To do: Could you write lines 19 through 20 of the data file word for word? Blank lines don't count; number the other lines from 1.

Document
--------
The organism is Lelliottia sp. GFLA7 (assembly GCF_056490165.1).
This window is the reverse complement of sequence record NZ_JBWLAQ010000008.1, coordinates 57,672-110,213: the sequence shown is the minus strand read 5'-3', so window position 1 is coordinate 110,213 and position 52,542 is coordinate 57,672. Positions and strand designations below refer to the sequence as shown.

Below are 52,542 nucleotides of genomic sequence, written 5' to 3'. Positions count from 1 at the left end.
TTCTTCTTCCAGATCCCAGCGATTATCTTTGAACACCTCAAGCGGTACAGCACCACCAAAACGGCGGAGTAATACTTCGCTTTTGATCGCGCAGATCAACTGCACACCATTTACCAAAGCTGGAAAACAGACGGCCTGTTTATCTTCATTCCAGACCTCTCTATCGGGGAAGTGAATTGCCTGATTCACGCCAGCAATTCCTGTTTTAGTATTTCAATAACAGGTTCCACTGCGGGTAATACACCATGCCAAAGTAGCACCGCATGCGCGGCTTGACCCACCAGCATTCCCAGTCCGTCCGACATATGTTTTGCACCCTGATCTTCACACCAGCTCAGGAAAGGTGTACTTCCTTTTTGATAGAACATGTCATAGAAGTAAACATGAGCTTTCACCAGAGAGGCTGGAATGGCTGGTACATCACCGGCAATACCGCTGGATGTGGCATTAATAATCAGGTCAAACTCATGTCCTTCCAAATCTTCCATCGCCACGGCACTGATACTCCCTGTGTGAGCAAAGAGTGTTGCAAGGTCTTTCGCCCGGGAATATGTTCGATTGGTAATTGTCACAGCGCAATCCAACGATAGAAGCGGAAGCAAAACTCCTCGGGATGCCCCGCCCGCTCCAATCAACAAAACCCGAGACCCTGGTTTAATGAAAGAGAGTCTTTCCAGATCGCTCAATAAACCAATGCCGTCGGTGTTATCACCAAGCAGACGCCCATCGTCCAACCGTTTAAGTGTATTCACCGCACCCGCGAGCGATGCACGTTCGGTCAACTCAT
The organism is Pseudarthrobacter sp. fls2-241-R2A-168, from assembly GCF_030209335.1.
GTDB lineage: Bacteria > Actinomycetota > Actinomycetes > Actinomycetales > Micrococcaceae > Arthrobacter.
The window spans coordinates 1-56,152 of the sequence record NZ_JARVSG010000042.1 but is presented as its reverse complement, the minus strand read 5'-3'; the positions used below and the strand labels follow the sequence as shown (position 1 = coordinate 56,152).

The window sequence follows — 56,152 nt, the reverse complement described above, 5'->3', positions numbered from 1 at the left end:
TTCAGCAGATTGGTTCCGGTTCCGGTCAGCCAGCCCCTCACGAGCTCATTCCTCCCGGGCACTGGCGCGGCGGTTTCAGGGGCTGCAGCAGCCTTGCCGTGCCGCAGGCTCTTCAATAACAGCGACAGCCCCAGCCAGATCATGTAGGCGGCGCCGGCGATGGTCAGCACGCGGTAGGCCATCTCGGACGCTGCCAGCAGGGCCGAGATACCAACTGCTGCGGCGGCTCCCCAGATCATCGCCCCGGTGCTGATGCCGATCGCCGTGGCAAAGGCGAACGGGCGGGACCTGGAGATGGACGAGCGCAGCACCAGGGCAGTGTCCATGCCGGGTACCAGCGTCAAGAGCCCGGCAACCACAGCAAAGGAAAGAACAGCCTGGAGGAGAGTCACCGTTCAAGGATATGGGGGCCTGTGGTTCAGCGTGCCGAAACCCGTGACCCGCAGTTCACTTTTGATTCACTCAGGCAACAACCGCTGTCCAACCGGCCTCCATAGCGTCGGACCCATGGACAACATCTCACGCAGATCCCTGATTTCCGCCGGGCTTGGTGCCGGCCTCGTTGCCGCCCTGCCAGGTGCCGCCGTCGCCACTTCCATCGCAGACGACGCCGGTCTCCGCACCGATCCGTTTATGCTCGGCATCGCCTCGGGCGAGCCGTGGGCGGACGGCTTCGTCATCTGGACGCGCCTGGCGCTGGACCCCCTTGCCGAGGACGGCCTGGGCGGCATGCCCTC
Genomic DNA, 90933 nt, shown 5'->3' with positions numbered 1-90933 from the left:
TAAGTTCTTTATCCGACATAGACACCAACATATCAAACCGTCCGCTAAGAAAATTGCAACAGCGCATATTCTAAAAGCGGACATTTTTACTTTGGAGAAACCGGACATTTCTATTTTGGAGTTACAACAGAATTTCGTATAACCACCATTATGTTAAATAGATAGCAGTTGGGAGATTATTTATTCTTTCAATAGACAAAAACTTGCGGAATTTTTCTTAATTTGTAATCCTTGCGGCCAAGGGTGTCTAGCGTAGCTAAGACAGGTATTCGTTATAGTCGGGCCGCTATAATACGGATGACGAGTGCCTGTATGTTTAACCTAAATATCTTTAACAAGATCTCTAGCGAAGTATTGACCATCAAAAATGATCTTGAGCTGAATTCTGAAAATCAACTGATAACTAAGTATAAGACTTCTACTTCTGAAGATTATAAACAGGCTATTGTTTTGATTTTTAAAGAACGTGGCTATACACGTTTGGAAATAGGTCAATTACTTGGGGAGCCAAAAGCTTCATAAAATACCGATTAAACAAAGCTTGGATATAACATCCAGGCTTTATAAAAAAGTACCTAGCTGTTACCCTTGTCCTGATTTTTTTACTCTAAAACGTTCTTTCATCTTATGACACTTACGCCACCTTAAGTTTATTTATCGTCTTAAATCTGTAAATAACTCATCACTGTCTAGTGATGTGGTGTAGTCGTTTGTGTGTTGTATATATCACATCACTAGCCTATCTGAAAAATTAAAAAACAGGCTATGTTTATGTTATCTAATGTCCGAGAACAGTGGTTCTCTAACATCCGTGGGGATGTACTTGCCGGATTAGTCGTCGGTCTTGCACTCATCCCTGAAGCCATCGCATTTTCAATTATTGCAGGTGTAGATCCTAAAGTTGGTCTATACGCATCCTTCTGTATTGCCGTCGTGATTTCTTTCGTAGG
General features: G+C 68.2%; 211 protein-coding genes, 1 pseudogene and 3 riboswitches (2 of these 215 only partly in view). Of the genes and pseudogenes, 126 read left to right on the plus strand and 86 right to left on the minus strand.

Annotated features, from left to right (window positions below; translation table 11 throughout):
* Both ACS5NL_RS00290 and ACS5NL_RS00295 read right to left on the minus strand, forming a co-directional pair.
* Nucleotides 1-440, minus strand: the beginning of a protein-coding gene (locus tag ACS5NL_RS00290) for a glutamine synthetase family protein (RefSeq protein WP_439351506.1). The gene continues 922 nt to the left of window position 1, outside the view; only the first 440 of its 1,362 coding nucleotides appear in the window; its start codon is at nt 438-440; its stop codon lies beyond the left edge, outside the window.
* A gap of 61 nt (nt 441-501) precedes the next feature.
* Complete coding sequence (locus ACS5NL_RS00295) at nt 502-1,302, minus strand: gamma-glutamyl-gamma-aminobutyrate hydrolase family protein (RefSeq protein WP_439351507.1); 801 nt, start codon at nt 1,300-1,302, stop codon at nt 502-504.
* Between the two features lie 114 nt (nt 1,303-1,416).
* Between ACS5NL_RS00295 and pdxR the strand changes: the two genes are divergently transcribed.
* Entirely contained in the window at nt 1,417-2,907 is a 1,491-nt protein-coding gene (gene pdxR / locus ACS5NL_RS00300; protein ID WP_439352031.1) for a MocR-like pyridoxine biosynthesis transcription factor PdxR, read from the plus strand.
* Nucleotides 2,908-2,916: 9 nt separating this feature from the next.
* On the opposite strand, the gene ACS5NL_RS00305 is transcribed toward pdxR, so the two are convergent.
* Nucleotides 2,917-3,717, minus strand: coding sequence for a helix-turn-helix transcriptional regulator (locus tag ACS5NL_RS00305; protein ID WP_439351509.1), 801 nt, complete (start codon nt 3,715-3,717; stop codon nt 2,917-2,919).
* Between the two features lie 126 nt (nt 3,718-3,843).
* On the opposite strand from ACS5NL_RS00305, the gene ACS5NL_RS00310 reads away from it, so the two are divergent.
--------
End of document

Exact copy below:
* Between ACS5NL_RS00295 and pdxR the strand changes: the two genes are divergently transcribed.
* Entirely contained in the window at nt 1,417-2,907 is a 1,491-nt protein-coding gene (gene pdxR / locus ACS5NL_RS00300; protein ID WP_439352031.1) for a MocR-like pyridoxine biosynthesis transcription factor PdxR, read from the plus strand.